2 ½ cups organic tomato sauce
    1 tablespoon dried oregano (sauce)
    2 teaspoons salt (sauce)
    2 teaspoons black pepper (sauce)
    1 teaspoon red pepper flakes (sauce)
    1 teaspoon garlic powder (sauce)
    2 lb low-moisture mozzarella cheese
    1 0 cups various veggie/meat toppings

To make dough, mix flour, salt, sugar, and yeast together in a large bowl. Add in oil and water and stir with a large spoon until the dough forms a rough ball. Using your hand, dip it in water and vigorously work the dough until it forms a relatively smooth ball. This will probably take 3-4 minutes.

Let the dough rest for 15 minutes. Then turn it out onto a floured surface and knead it until it is very smooth, but not sticky. If it's too sticky, knead in more flour. If it's dry and cracking, knead in water a tablespoon at a time. Divide dough into 10 small balls. They should weigh about 4 ounces a piece. Lightly coat each dough ball with olive oil and let sit, covered, at room temperature for 30 minutes.

Then transfer to fridge for at least 3 hours or overnight. Remove dough from fridge 90 minutes before making pizzas.

Roll dough balls out onto a lightly floured surface until they are about 6-7 inches in diameter. If you want, you can roll out all the dough balls before starting to make them on the grill. Just set the prepared pizza rounds on clean baking sheets with a bit of olive oil.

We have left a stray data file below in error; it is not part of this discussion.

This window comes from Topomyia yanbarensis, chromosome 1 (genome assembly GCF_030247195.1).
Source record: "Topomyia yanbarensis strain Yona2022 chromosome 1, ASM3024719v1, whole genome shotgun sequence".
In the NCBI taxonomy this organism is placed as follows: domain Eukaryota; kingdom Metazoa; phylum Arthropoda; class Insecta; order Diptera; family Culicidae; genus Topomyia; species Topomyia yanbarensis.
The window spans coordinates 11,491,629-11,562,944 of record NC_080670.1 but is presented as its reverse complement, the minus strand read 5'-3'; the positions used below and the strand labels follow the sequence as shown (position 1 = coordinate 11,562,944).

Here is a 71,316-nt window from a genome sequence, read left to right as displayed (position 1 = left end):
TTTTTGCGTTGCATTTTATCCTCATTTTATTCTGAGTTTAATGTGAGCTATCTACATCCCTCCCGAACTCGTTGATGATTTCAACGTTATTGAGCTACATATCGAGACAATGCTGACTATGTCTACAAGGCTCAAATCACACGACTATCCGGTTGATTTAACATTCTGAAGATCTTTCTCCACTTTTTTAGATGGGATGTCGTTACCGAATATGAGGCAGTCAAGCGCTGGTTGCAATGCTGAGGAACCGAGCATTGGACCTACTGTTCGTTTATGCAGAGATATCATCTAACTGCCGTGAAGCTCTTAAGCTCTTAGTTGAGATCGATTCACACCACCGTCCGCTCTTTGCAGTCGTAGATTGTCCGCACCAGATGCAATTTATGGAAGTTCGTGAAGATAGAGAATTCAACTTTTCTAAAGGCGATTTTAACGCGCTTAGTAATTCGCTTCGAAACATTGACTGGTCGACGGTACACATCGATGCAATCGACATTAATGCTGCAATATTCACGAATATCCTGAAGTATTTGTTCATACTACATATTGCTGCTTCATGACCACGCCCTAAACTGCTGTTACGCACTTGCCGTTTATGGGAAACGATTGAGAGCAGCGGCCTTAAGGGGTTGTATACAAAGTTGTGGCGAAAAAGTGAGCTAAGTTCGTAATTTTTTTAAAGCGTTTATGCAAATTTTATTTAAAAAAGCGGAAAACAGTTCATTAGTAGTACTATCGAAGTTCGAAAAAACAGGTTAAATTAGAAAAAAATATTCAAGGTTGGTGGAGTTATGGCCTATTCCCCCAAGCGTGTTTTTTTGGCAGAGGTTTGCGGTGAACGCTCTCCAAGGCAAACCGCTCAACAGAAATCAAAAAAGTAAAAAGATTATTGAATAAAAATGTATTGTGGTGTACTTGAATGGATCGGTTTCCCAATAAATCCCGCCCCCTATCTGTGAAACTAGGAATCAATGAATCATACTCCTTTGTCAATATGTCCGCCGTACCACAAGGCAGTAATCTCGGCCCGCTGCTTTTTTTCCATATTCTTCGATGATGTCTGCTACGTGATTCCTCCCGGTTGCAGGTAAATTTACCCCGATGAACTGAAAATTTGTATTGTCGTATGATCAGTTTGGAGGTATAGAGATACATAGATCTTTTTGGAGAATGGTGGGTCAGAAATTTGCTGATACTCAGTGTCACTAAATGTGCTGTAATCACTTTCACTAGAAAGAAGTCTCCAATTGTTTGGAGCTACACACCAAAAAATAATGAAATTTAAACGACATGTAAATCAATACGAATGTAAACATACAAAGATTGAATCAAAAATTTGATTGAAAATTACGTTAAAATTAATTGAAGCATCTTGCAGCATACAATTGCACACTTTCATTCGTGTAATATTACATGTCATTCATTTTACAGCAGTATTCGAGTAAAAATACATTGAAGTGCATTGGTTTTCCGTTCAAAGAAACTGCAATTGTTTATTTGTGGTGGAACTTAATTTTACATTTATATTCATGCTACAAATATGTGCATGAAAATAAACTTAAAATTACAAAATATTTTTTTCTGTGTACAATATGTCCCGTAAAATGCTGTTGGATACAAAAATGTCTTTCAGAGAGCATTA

Heat grill to medium-high and let get very hot. Add 3-4 pizzas depending on grill size. Let cook for 90 seconds. Flip pizzas and immediately add sauce, cheese, and toppings. Let cook for another 5 minutes, covered. Turn down heat to medium-low after you flip and top the pizzas. Remove pizzas and slice them up.


April 2017

We are almost out the nastiness of winter, although in April we get a couple of difficult days with wet snow which makes driving more dangerous that the dead of winter. Our salvation is we know the snow will not last long, as the sun is much stronger, and migratory birds are returning.

I haven’t seen any robins yet, but I am sure they are arriving in small numbers, or will very soon. The other positive note is that Saturday is a sure sign of spring. It will be "April Fool’s Day, so be careful how and to what you react to prior to noontime.